Innervation of the sternocleidomastoid and trapezius muscles by the accessory nucleus.
DeToledo JC, David NJ.
Department of Neurology, University of Miami, Miami, Florida 33136, USA. email@example.com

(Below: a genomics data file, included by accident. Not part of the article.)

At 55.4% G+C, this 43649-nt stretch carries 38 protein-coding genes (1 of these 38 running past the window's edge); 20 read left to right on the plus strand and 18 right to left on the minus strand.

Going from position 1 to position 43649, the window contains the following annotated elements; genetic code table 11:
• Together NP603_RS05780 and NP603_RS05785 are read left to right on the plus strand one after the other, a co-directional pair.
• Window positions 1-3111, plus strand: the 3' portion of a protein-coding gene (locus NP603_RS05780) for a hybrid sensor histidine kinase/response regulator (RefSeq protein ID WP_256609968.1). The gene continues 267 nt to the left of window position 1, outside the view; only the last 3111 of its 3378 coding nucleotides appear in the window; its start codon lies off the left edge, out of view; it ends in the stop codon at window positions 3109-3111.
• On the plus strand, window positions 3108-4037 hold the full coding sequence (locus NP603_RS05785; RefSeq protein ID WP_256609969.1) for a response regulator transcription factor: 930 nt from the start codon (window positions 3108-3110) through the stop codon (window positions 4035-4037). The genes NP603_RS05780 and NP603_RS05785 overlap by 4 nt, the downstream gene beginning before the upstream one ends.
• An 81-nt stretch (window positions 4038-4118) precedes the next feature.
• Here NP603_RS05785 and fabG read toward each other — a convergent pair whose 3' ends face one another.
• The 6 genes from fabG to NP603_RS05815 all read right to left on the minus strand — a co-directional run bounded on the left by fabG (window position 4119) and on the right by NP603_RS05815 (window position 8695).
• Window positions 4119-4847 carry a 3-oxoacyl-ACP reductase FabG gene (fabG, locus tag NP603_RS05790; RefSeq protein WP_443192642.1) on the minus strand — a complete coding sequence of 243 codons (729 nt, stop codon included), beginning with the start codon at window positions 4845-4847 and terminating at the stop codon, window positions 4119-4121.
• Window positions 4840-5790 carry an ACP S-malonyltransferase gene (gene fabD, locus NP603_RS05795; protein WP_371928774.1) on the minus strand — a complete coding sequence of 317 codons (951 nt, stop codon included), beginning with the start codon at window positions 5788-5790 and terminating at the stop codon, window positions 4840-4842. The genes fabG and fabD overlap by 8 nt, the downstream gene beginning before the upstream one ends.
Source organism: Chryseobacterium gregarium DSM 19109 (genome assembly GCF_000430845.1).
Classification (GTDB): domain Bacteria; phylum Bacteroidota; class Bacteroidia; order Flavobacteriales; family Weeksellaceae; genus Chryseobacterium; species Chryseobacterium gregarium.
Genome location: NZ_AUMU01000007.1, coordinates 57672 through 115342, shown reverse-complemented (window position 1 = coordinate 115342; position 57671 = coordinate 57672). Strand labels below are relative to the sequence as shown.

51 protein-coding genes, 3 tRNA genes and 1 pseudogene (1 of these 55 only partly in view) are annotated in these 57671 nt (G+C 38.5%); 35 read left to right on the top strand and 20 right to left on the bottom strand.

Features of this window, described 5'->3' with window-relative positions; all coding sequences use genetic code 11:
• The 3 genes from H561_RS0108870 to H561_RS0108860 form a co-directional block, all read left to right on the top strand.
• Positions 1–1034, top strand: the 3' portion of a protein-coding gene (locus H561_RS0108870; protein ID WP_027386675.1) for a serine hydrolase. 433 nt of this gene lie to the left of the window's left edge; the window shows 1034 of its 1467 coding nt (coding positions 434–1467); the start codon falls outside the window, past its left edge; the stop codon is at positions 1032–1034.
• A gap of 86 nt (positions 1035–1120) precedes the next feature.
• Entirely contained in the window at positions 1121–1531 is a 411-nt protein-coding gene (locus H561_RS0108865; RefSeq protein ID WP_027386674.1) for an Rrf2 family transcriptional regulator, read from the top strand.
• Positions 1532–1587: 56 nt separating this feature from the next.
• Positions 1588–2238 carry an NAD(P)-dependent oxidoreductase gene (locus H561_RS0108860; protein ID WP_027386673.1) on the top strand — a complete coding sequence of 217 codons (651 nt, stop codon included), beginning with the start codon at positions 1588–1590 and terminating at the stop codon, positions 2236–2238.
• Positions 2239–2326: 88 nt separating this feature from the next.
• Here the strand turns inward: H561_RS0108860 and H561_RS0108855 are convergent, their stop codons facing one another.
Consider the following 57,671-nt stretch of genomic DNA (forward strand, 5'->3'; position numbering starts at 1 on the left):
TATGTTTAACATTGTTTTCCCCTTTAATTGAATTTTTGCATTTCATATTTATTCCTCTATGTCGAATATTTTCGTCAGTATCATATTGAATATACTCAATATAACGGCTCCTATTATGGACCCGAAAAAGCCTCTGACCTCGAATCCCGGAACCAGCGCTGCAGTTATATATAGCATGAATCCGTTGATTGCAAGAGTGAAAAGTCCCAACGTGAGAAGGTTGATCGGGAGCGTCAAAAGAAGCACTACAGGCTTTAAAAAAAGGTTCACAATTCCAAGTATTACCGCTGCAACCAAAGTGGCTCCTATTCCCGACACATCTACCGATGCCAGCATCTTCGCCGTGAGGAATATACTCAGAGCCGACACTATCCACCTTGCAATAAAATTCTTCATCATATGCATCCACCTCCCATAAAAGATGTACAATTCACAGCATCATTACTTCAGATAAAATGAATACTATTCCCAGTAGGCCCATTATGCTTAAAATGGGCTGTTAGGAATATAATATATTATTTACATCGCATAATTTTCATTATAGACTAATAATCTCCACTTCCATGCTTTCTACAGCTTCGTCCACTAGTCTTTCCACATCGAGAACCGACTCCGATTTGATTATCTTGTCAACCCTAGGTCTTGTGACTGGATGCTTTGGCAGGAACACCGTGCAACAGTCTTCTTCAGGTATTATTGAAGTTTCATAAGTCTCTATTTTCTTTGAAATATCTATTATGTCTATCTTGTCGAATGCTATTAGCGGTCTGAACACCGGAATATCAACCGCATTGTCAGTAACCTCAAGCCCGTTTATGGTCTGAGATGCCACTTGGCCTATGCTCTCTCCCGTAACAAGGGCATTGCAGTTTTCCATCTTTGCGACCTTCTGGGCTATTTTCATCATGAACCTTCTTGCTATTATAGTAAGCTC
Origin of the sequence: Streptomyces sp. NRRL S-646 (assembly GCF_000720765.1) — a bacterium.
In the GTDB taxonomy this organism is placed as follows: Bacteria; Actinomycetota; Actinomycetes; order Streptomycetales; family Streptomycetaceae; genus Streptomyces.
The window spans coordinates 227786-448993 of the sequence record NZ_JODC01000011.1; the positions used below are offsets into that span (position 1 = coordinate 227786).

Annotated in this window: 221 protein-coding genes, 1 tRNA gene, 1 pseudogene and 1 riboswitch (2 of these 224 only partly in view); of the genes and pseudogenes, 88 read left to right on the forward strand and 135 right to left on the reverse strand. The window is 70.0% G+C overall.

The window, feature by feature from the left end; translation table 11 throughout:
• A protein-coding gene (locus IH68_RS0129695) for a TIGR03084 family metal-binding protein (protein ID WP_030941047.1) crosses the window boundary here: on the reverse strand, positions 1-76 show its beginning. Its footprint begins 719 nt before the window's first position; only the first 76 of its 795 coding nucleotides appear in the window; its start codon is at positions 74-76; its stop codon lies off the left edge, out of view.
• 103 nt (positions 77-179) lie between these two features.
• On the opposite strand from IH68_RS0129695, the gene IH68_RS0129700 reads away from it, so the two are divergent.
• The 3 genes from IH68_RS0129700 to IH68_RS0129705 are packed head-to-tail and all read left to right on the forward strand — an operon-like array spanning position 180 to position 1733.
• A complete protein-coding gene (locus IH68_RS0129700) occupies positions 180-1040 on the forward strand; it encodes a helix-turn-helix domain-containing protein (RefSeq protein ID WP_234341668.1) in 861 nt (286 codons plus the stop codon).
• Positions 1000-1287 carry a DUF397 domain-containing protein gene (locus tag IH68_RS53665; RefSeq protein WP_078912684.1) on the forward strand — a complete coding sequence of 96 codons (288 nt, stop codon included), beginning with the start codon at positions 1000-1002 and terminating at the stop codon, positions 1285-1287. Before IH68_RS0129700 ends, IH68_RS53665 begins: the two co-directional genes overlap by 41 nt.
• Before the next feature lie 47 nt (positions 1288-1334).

Images moving over the retina at velocities as low as a few degrees per second, in movements as head turning, can degrade visual acuity. Visual acuity requires that even minute motion of the head be compensated for, primarily via optokinetic and vestibular reflexes. Whereas we have a good understanding of some the neuronal networks involved in these reflexes, other components of this network, such as the innervation of the paired muscles that turn and tilt the head, are not as well understood. The involvement of the sternomastoid, cleidomastoid, or trapezius muscles with lesions of the cervicomedullary junction is often not in conformity with the prevailing neuroanatomic descriptions of their innervation by the accessory nuclei. We discuss evidence that: 1) the XI nucleus has a rostral and a caudal portion; 2) analogous to the VII nerve, the rostral portion receives projections from both cerebral hemispheres, whereas the caudal portion is innervated preferentially by the contralateral hemisphere; 3) the caudal XI nucleus innervates the ipsilateral cleidomastoid and trapezius with a predominantly crossed corticonuclear innervation; and 4) The rostral XI nucleus innervates both sternomastoids. Each rostral portion receives projections from both cerebral hemispheres. These anatomic features explain the seemingly discrepant findings in patients with cervicomedullary lesions.